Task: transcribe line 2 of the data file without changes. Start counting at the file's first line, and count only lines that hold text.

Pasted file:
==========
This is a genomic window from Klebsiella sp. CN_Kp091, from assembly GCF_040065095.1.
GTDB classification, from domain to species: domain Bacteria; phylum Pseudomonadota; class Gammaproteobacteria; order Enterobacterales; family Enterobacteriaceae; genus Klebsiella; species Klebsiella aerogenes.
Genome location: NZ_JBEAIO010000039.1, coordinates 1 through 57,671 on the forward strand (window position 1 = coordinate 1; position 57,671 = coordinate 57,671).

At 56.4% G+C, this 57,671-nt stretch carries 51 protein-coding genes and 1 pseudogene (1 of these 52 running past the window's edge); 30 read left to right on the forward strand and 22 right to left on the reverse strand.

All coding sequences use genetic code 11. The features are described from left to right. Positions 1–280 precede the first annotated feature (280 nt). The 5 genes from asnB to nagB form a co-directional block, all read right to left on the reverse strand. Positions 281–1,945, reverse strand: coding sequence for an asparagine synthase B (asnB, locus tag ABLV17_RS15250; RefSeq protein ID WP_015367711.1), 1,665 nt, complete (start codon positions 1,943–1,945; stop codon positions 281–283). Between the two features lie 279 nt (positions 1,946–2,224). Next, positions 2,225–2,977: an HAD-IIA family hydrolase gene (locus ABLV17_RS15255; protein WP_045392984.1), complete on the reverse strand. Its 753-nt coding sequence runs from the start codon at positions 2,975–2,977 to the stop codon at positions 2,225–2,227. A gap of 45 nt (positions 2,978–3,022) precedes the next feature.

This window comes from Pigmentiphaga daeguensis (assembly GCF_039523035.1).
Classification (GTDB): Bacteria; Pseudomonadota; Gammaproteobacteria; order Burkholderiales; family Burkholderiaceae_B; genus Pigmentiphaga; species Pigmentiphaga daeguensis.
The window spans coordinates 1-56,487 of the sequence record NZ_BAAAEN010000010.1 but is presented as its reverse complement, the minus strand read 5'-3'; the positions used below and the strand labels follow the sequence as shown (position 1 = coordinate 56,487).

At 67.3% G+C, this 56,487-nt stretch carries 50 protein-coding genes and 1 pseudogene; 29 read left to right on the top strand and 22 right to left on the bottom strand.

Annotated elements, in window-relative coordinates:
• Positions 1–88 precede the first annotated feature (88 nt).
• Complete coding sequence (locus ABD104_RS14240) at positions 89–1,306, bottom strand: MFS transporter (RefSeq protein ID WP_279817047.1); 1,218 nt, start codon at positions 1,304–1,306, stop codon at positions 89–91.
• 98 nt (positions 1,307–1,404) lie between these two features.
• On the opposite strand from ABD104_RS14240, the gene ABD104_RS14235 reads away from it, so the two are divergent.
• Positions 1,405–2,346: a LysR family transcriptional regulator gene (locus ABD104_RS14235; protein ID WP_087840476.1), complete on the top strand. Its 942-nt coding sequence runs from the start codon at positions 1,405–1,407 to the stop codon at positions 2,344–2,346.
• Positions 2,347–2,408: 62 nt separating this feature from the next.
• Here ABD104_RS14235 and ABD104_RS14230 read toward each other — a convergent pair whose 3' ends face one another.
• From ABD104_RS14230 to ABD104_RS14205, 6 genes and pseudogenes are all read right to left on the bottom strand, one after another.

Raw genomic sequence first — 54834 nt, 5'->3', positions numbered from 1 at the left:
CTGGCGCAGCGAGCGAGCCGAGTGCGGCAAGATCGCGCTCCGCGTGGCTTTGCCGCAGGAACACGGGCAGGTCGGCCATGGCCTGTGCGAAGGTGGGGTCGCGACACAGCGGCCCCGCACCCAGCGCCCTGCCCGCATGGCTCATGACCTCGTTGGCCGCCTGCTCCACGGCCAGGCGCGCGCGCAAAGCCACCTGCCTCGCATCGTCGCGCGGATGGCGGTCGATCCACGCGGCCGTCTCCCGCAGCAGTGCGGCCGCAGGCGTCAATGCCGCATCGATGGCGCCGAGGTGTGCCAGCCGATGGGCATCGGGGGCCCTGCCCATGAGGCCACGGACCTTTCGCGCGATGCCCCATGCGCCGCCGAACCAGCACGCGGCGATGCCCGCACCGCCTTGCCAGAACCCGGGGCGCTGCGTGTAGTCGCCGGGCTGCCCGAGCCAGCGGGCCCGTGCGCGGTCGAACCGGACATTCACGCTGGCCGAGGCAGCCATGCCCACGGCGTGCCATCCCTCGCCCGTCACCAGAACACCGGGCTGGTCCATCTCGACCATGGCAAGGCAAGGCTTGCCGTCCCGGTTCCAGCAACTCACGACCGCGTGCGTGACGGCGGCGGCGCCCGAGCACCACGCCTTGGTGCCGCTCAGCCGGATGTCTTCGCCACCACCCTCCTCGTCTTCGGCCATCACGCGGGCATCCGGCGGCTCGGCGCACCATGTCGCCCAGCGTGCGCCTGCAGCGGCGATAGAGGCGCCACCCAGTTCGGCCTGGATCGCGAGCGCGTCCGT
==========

GTDB classification, from domain to species: domain Bacteria; phylum Pseudomonadota; class Gammaproteobacteria; order Enterobacterales; family Enterobacteriaceae; genus Klebsiella; species Klebsiella aerogenes.